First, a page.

In her Amended Complaint, Plaintiff alleges that Clay Police Officer Kevin Drumm used a TASER to subdue her son Christopher during an arrest on the evening of March 3, 2008. Christopher Jackson subsequently died and was declared dead at 10:40 p.m. that night. Plaintiff alleges that

Decedent Jackson was "tasered" [sic] wrongfully and without just cause due to the careless and negligent acts and/or omissions of the Onondaga County Sheriff's Department and/or the Town of Clay Police Department, their agents, servants, or employees... [who] were acting within scope of their employment... [and who] had a duty to exercise reasonable care and conduct themselves in such a manner as to insure the safety of the decedent Jackson under the circumstances... [and who] knew or should have known that the injuries to Decedent Jackson were reasonably foreseeable... [and a]s a direct and proximate result of the actions of the Defendants, Decedent Jackson endured pain and suffering, acute distress, and death.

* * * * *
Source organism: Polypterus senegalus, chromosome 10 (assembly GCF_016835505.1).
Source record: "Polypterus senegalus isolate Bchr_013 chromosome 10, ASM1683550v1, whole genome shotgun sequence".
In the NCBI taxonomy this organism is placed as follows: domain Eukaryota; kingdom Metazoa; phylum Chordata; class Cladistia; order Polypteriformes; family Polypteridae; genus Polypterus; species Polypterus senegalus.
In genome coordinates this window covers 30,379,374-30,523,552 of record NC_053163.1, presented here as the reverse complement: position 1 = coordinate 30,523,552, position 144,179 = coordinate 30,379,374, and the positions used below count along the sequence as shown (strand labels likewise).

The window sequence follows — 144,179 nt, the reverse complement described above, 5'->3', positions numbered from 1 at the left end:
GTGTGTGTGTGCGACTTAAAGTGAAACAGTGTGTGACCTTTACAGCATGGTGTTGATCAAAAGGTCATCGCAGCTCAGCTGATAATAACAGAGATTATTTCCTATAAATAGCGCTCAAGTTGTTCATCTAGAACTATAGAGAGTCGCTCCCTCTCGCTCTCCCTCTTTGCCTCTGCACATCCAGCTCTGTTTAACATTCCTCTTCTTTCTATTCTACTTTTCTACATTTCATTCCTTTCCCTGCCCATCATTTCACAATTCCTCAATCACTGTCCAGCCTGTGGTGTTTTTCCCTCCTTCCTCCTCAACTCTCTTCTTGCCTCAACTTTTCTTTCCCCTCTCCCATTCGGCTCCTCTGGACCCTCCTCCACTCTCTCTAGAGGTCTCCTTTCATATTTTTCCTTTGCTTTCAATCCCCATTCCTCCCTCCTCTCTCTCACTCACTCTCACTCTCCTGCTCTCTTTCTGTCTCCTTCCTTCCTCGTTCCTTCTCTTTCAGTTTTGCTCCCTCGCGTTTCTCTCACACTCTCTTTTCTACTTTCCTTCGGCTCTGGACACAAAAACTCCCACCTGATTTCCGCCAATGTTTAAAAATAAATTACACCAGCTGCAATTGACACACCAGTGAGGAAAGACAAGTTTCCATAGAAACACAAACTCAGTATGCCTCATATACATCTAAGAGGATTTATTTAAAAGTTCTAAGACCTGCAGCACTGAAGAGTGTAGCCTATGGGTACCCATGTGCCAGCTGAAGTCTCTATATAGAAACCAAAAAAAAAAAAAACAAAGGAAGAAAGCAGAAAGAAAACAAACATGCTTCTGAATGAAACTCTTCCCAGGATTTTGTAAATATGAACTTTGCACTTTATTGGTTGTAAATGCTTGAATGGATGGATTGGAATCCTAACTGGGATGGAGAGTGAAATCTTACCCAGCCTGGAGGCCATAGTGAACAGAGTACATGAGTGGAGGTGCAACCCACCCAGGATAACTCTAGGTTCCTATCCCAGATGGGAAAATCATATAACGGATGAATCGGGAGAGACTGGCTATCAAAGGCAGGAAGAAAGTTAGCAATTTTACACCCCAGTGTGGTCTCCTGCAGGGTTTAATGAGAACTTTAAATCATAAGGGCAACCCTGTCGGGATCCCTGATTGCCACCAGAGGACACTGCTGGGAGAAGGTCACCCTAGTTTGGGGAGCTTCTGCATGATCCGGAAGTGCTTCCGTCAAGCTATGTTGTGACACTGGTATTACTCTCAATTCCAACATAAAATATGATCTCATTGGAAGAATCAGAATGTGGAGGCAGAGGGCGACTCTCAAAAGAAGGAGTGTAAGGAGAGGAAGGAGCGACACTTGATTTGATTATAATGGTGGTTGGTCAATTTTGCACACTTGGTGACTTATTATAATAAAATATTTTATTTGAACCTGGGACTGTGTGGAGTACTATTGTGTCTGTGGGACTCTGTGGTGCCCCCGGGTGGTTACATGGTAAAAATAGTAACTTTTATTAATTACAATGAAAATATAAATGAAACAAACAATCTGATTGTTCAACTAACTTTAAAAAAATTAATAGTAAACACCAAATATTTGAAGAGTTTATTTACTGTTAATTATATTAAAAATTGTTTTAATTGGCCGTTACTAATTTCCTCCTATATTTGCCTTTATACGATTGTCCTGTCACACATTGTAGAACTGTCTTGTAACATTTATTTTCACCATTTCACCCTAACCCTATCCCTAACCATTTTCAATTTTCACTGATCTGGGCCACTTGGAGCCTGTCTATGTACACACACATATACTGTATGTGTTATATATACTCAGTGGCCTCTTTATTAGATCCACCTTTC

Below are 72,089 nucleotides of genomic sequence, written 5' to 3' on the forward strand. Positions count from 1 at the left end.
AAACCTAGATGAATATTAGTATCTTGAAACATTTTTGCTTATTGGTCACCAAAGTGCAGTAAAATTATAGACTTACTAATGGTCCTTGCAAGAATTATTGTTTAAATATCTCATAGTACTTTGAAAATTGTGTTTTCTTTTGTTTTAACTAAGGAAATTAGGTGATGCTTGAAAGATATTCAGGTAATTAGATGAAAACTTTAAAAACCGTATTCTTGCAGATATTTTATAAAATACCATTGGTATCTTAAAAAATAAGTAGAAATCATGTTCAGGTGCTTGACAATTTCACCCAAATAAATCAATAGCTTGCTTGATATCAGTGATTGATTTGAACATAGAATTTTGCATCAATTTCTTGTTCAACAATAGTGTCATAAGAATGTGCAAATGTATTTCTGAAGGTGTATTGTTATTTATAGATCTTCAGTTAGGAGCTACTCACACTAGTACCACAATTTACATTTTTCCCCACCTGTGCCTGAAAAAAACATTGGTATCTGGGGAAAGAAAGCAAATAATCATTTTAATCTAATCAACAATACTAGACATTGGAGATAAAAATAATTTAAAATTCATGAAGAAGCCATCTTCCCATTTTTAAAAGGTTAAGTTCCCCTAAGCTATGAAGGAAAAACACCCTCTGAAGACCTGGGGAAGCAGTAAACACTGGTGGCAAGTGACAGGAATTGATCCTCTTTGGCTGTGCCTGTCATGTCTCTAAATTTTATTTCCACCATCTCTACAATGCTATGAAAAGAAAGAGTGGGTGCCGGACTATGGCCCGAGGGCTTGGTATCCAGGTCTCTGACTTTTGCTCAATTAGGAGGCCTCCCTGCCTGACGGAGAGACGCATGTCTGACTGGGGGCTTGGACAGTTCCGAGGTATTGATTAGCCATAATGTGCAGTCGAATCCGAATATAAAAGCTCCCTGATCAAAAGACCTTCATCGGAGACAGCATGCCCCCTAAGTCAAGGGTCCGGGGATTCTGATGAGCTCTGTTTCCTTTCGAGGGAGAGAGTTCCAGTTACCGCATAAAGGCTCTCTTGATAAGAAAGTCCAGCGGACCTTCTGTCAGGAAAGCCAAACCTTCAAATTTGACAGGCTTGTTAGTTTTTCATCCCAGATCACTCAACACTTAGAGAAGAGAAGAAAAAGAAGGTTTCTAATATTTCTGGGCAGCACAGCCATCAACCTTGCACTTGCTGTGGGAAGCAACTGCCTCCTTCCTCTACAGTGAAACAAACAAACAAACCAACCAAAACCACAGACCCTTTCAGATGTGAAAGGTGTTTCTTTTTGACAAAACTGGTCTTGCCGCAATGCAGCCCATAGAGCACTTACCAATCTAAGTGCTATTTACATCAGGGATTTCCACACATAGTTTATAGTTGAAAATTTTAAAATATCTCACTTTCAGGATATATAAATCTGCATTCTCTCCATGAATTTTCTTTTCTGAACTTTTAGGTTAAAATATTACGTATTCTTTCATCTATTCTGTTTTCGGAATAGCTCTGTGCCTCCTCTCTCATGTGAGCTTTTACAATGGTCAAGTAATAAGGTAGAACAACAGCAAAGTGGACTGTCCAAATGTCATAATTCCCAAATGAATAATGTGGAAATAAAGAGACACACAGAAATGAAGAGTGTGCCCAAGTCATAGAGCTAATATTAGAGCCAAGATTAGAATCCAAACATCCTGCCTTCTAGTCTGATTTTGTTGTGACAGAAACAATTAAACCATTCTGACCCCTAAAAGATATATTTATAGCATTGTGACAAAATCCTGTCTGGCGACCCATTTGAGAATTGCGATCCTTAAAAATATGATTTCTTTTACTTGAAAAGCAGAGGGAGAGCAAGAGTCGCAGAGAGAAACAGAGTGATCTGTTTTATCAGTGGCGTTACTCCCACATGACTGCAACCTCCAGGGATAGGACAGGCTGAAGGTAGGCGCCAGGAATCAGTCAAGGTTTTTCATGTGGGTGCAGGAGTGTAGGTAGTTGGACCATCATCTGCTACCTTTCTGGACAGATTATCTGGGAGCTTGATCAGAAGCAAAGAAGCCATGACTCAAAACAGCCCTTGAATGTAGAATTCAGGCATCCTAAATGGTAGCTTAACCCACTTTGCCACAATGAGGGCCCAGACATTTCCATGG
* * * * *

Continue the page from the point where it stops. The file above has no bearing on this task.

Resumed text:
Plaintiff also alleges that "no law enforcement officer made any attempt to render first aid or any aid to Mr. Jackson." Plaintiff also highlights the fact that Decedent had suffered a gunshot wound years earlier and still had a bullet in his head on the night of the incident.

Based upon these allegations, Plaintiff asserts eleven causes of action:

(1) A negligence claim against the Sheriff's Department and/or the Police Department for the wrongful and unjust use of a TASER on Decedent